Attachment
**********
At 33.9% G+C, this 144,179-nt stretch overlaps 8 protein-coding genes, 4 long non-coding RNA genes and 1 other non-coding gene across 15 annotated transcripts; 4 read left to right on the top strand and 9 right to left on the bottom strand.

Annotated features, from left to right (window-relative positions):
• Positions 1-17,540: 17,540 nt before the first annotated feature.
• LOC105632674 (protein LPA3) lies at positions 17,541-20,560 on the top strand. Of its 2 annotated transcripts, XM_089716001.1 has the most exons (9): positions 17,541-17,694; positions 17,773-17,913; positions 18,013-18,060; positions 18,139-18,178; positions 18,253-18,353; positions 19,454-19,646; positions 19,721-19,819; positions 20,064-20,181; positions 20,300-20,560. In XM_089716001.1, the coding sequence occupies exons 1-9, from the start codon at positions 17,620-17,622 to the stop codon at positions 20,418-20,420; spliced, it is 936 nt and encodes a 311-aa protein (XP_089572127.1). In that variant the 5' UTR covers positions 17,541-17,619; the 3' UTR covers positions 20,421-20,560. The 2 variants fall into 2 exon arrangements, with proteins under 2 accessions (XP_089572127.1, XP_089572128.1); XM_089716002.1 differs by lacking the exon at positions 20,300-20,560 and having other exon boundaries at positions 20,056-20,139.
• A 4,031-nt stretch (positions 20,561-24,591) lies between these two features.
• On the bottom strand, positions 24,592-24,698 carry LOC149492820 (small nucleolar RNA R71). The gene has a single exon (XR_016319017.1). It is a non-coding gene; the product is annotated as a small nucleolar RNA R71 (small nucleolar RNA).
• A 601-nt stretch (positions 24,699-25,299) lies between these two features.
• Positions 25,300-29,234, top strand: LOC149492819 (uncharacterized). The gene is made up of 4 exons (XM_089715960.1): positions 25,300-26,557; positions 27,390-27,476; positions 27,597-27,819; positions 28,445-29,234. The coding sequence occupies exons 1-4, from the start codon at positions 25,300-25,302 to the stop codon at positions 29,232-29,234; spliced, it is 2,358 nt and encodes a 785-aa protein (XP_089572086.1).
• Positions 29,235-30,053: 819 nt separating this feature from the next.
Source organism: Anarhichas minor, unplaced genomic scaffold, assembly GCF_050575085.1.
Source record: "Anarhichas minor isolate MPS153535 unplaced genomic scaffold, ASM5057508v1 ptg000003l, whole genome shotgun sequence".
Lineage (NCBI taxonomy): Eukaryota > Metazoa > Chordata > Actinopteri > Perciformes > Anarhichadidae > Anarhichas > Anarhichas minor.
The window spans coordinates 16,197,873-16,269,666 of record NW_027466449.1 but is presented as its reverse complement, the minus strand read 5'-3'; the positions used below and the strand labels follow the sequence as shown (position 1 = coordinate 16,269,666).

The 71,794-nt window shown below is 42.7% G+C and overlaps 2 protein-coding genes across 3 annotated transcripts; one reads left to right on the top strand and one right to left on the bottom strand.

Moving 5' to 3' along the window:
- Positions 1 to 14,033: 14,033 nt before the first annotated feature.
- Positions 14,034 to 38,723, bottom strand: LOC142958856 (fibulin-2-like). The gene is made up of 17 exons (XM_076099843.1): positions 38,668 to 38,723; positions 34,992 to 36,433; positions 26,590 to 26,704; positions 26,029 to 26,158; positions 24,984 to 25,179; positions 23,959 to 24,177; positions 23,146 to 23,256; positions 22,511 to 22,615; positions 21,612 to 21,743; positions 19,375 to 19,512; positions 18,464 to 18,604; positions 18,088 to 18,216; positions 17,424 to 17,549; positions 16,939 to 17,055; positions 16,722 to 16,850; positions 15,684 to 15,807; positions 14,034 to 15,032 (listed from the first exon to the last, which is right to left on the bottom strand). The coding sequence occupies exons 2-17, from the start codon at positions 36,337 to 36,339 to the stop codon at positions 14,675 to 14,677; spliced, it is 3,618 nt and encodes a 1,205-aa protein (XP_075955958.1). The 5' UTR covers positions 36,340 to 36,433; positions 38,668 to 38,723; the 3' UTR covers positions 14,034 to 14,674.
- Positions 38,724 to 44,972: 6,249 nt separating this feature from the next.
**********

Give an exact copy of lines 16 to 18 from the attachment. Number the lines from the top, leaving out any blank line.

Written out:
- Positions 1 to 14,033: 14,033 nt before the first annotated feature.
- Positions 14,034 to 38,723, bottom strand: LOC142958856 (fibulin-2-like). The gene is made up of 17 exons (XM_076099843.1): positions 38,668 to 38,723; positions 34,992 to 36,433; positions 26,590 to 26,704; positions 26,029 to 26,158; positions 24,984 to 25,179; positions 23,959 to 24,177; positions 23,146 to 23,256; positions 22,511 to 22,615; positions 21,612 to 21,743; positions 19,375 to 19,512; positions 18,464 to 18,604; positions 18,088 to 18,216; positions 17,424 to 17,549; positions 16,939 to 17,055; positions 16,722 to 16,850; positions 15,684 to 15,807; positions 14,034 to 15,032 (listed from the first exon to the last, which is right to left on the bottom strand). The coding sequence occupies exons 2-17, from the start codon at positions 36,337 to 36,339 to the stop codon at positions 14,675 to 14,677; spliced, it is 3,618 nt and encodes a 1,205-aa protein (XP_075955958.1). The 5' UTR covers positions 36,340 to 36,433; positions 38,668 to 38,723; the 3' UTR covers positions 14,034 to 14,674.
- Positions 38,724 to 44,972: 6,249 nt separating this feature from the next.